You can actually try the web app here but be warned: it’s not exactly the most user friendly app on the web. It requires you to know specific alleles for your test subject or upload a set of alleles in a csv file. It is, however, free and looks like it could wildly useful in law enforcement and figuring out what your hair color was before you dyed it purple.
“With our new HIrisPlex-S system, for the first time, forensic geneticists and genetic anthropologists are able to simultaneously generate eye, hair and skin color information from a DNA sample, including DNA of the low quality and quantity often found in forensic casework and anthropological studies,” said Manfred Kayser of Erasmus MC.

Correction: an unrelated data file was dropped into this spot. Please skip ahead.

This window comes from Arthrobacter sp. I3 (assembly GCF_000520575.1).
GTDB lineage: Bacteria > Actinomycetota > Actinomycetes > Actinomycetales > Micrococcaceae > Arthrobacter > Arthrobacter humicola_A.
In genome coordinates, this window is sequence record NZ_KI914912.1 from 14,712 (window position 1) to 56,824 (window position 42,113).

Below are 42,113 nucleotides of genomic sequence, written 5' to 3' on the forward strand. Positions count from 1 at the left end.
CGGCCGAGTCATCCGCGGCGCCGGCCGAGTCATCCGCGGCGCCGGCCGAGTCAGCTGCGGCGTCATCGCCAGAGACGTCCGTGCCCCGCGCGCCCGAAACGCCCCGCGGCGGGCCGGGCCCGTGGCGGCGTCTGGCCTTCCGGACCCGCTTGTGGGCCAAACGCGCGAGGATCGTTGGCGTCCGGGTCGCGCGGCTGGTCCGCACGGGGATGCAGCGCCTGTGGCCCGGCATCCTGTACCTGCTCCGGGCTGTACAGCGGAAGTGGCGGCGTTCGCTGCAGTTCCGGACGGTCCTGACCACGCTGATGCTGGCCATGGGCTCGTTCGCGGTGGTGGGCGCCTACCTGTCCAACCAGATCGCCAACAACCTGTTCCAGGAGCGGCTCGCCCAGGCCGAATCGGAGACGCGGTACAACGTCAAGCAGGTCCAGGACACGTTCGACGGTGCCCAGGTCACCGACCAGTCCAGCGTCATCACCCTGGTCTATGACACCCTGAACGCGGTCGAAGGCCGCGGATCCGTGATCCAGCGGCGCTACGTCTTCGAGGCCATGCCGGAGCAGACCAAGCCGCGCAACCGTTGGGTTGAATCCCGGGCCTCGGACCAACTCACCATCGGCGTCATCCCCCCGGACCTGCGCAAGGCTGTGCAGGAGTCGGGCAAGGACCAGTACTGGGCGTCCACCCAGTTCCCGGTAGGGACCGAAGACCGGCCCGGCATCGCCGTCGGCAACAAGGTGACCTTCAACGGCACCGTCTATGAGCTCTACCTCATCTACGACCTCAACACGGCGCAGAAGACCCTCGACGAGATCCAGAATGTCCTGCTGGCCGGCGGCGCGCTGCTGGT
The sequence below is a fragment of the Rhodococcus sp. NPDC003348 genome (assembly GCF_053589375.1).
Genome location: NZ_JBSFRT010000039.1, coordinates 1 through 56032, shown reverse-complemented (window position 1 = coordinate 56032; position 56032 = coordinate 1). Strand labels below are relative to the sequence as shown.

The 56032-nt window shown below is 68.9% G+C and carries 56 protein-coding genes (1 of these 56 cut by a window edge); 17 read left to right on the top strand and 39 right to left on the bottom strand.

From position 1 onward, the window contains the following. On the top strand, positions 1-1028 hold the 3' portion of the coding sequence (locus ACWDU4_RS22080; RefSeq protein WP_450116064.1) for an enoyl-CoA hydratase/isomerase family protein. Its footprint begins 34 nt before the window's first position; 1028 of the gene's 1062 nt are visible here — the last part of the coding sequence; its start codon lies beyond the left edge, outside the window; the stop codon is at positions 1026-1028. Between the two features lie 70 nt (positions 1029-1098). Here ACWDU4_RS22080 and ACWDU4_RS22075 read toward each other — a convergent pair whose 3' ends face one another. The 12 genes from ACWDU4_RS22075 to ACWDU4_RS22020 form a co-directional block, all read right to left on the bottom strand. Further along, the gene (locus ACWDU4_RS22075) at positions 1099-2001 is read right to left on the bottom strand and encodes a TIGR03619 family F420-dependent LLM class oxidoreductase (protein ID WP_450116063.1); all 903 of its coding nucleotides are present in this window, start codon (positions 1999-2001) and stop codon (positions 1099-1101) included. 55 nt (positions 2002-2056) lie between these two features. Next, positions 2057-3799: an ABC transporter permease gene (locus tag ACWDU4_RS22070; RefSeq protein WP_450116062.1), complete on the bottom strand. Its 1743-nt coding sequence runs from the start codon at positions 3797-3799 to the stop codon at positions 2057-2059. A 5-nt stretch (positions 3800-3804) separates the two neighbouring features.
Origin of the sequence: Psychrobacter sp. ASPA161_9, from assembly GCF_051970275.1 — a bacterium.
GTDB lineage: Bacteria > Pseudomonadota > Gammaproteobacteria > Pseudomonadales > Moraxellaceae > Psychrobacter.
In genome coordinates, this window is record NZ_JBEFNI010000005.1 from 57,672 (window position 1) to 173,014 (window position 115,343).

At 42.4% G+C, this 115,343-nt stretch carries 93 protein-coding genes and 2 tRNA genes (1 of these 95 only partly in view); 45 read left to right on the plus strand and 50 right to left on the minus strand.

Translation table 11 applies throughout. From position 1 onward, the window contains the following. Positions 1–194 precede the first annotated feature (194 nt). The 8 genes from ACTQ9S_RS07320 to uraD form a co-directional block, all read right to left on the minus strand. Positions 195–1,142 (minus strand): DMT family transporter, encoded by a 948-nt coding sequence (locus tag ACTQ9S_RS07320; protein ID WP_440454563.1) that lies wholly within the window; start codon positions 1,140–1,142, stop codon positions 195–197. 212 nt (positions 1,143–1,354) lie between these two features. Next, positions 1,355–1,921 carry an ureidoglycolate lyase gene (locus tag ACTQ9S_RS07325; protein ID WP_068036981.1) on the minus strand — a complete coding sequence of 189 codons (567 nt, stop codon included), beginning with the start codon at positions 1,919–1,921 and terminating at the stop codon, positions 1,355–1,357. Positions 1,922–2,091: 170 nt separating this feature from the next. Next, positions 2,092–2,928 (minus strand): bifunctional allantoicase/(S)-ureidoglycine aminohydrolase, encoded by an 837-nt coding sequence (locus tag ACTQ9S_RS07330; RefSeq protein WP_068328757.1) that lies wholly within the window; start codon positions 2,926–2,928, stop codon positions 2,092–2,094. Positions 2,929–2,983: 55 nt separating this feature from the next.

Today brings historic firsts for both SpaceX and Bangladesh: the former is sending up the final, highly updated revision of its Falcon 9 rocket for the first time, and the latter is launching its first satellite. It’s a preview of the democratized space economy to come this century.
Update: Success! The Falcon 9 first stage, after delivering the second stage to the border of space, has successfully landed on the drone ship Of Course I Still Love You, and Bangabandhu has been delivered to its target orbit.
You can watch the launch below:
Although Bangabandhu-1 is definitely important, especially to the nation launching it, it is not necessarily in itself a highly notable satellite. It’s to be a geostationary communications hub that serves the whole country and region with standard C-band and Ku-band connectivity for all kinds of purposes.